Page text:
Baseball America released their 2009 Eastern League top 20 rankings, home of the Altoona Curve, the Pittsburgh Pirates’ class AA affiliate. Topping the list was top Pirates prospect Pedro Alvarez, who ranked third in the Carolina League rankings earlier in the week.
Alvarez took the top spot mostly due to his success in AA, which came as a surprise, despite his top prospect status. Alvarez struggled in Lynchburg, then received a promotion to Altoona, despite a .247/.342/.486 line in high A. So when Alvarez was promoted, no one expected him to put up a .333/.420/.589 line in 219 at-bats.
Alvarez beat out top pitching prospects Madison Bumgarner and Kyle Drabek in the rankings, although it was mentioned that Brian Matusz would have finished ahead of Alvarez if he had qualified for the list. Matusz did finish ahead of Alvarez in the Carolina League rankings.
Also included in the rankings were Brad Lincoln
and Jose Tabata
. Lincoln finished tenth in the rankings, thanks to his huge comeback performance in Altoona. Lincoln returned from Tommy John surgery in 2008, and didn’t exactly light the world on fire in his 103.2 innings between Hickory and Lynchburg last year. In his 75 innings in Altoona he posted a 2.28 ERA, with a 1.08 WHIP, and a 65:18 K/BB ratio. Lincoln was promoted to Indianapolis in late June, where he put up good control numbers, but struggled overall with a 4.70 ERA and a 1.34 WHIP.
An interesting pattern with Lincoln emerged. In his first four starts in Altoona he put up a 4.26 ERA and a 1.42 WHIP. In his remaining 56 innings he posted a 1.61 ERA, an 0.96 WHIP, and doubled his control numbers, going from a 2.7 K/BB ratio in his first four starts to a 4.1 K/BB ratio in his last nine starts.
Lincoln had a 5.76 ERA and a 1.62 WHIP in his first four starts in Indianapolis, with a 5.8 K/9 ratio and a 1.6 K/BB ratio. From that point forward he posted a 4.17 ERA and a 1.20 WHIP, with a 6.4 K/9 ratio and an amazing 14.5 K/BB ratio, thanks to a 29:2 K/BB ratio in 41 innings pitched. Lincoln’s only horrible start in that stretch was a three inning, seven run outing on August 9th.
I could see Lincoln heating up in AAA next season, much like we saw in Altoona this year, and getting promoted to Pittsburgh by mid-season.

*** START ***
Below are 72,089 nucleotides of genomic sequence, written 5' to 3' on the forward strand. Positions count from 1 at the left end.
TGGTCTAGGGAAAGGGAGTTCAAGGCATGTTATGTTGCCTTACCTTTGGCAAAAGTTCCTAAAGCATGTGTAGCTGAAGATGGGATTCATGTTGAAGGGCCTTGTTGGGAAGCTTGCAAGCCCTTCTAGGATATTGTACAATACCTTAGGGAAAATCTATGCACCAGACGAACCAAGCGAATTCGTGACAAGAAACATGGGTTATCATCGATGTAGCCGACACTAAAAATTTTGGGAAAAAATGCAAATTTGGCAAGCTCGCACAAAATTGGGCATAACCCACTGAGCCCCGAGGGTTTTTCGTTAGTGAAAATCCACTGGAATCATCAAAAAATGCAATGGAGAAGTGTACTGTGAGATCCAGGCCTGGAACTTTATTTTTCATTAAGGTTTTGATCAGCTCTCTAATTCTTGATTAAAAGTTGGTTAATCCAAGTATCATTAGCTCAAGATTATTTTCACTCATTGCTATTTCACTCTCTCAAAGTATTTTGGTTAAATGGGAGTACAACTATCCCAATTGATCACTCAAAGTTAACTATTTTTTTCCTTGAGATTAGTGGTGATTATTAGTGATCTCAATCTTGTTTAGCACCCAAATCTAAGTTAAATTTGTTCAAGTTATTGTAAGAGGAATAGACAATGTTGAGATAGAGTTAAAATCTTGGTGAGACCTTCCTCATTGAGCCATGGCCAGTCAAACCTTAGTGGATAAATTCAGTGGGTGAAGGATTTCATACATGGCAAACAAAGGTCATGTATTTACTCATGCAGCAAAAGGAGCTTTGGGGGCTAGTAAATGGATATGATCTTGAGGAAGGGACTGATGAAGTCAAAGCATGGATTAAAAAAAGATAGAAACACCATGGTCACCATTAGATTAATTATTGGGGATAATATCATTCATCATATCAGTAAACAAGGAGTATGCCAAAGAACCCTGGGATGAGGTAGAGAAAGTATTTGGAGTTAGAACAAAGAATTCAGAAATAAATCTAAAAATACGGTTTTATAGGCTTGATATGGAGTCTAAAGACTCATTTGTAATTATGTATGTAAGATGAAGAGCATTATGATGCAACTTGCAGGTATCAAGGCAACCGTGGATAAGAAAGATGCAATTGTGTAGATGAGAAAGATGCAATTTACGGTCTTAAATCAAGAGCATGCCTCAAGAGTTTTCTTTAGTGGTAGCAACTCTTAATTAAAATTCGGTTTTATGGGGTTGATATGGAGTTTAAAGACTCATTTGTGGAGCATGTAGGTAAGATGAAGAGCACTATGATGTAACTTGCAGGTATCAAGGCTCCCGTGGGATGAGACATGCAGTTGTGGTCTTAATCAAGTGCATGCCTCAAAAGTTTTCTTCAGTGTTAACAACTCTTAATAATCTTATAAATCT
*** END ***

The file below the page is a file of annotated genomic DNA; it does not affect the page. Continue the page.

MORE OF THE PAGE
Jose Tabata ranked 15th on the list, after hitting for a .303/.372/.404 line in 228 at-bats in Altoona. Tabata was also bouncing back in some way, as he saw his top prospect status fall last year, hitting for a .248/.319/.310 line in the New York Yankees’ AA system, before coming over to the Pirates and hitting for a .348/.402/.562 line in just 89 at-bats in Altoona. Tabata’s 2009 performance showed that the short time with Pittsburgh in 2008 was no fluke.
Tabata was promoted to Indianapolis in August, and hit for a .276/.333/.410 line. Tabata has yet to hit for a lot of power, although he just turned 21 in August, and power is usually the last thing to develop for a hitter. Everyone assumes he will be up in the majors in June, although I can see three factors that would keep him in AAA the entire season:
1. Tabata is only 21. Calling him up in June would make him a free agent at the age of 28, right at the start of his prime. Why pull an Aramis Ramirez and call him up early, only to be paying him the big bucks right when he starts his prime years?
2. Bringing up Tabata, Alvarez, and Lincoln at the same time keeps them all on the same arbitration scale. If they all become the players we expect them to be, then it could be very costly to put a team around them in their final years of arbitration. Keeping Tabata back a year would make it so they’re not all making big money in the same year.
3. Tabata hasn’t really shown that he can hit for power yet, and he hasn’t hit for an astonishing average at AAA. The Pirates kept Andrew McCutchen in AAA for a year and a half. McCutchen hit for a .283/.372/.398 line in 2008, which could have warranted a call-up. In fact, I was sure he would be called up after the Jason Bay and Xavier Nady trades. Instead the Pirates waited, and maybe it’s just a coincidence, but McCutchen bumped up the slugging percentage 100 points in 2009, and the Pirates promoted him.
Now if Tabata comes in to next season and has a slugging percentage around .500 by June, I would expect the Pirates to promote him. However, I don’t think it’s as much of a guarantee of Tabata making it to the majors next season as it is with Alvarez and Lincoln. I could even see the Pirates signing a free agent for two years in order to give Tabata some more time to develop, only to deal the free agent away once Tabata is ready (and we’ve already heard the Rick Ankiel talk begin, so this could be in the plans).
Overall, these three are pretty much the consensus top three prospects in the Pirates’ system, and represent the first wave of the rebuilding process, along with most of the heavy lifting, with Tabata and Alvarez the potential 3-4 hitters, and Lincoln the potential ace of the rotation.